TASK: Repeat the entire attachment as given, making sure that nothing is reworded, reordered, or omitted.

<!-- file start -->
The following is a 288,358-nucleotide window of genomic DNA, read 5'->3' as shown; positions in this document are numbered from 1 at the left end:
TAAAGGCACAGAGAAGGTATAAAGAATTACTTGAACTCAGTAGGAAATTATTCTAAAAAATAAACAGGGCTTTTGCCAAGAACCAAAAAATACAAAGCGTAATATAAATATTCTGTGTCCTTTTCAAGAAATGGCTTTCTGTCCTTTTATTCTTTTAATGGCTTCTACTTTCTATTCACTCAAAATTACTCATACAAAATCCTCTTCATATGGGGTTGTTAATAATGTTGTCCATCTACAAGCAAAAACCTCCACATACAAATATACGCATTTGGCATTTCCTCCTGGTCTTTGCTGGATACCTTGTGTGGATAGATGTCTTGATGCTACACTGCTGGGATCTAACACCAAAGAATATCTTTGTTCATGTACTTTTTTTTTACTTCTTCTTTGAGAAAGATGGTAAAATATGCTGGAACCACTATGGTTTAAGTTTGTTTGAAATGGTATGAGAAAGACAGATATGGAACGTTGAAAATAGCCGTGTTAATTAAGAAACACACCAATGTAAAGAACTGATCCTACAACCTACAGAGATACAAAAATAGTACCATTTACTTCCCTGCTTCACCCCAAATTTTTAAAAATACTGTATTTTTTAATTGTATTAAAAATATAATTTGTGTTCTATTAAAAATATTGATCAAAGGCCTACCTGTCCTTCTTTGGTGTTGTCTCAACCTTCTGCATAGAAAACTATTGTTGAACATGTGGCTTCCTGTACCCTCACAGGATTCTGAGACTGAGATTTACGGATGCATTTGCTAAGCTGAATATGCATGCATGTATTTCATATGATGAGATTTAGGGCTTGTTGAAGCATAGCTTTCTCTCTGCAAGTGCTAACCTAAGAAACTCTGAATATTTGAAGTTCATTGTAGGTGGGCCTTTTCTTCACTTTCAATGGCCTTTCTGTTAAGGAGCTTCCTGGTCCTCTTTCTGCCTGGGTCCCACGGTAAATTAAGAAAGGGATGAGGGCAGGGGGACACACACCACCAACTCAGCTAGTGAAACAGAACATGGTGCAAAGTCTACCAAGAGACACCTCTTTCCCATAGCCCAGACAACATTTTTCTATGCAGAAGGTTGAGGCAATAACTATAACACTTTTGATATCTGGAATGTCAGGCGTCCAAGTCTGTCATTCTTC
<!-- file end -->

The following is a 288,358-nucleotide window of genomic DNA, read 5'->3' as shown; positions in this document are numbered from 1 at the left end:
TAAAGGCACAGAGAAGGTATAAAGAATTACTTGAACTCAGTAGGAAATTATTCTAAAAAATAAACAGGGCTTTTGCCAAGAACCAAAAAATACAAAGCGTAATATAAATATTCTGTGTCCTTTTCAAGAAATGGCTTTCTGTCCTTTTATTCTTTTAATGGCTTCTACTTTCTATTCACTCAAAATTACTCATACAAAATCCTCTTCATATGGGGTTGTTAATAATGTTGTCCATCTACAAGCAAAAACCTCCACATACAAATATACGCATTTGGCATTTCCTCCTGGTCTTTGCTGGATACCTTGTGTGGATAGATGTCTTGATGCTACACTGCTGGGATCTAACACCAAAGAATATCTTTGTTCATGTACTTTTTTTTTACTTCTTCTTTGAGAAAGATGGTAAAATATGCTGGAACCACTATGGTTTAAGTTTGTTTGAAATGGTATGAGAAAGACAGATATGGAACGTTGAAAATAGCCGTGTTAATTAAGAAACACACCAATGTAAAGAACTGATCCTACAACCTACAGAGATACAAAAATAGTACCATTTACTTCCCTGCTTCACCCCAAATTTTTAAAAATACTGTATTTTTTAATTGTATTAAAAATATAATTTGTGTTCTATTAAAAATATTGATCAAAGGCCTACCTGTCCTTCTTTGGTGTTGTCTCAACCTTCTGCATAGAAAACTATTGTTGAACATGTGGCTTCCTGTACCCTCACAGGATTCTGAGACTGAGATTTACGGATGCATTTGCTAAGCTGAATATGCATGCATGTATTTCATATGATGAGATTTAGGGCTTGTTGAAGCATAGCTTTCTCTCTGCAAGTGCTAACCTAAGAAACTCTGAATATTTGAAGTTCATTGTAGGTGGGCCTTTTCTTCACTTTCAATGGCCTTTCTGTTAAGGAGCTTCCTGGTCCTCTTTCTGCCTGGGTCCCACGGTAAATTAAGAAAGGGATGAGGGCAGGGGGACACACACCACCAACTCAGCTAGTGAAACAGAACATGGTGCAAAGTCTACCAAGAGACACCTCTTTCCCATAGCCCAGACAACATTTTTCTATGCAGAAGGTTGAGGCAATAACTATAACACTTTTGATATCTGGAATGTCAGGCGTCCAAGTCTGTCATTCTTC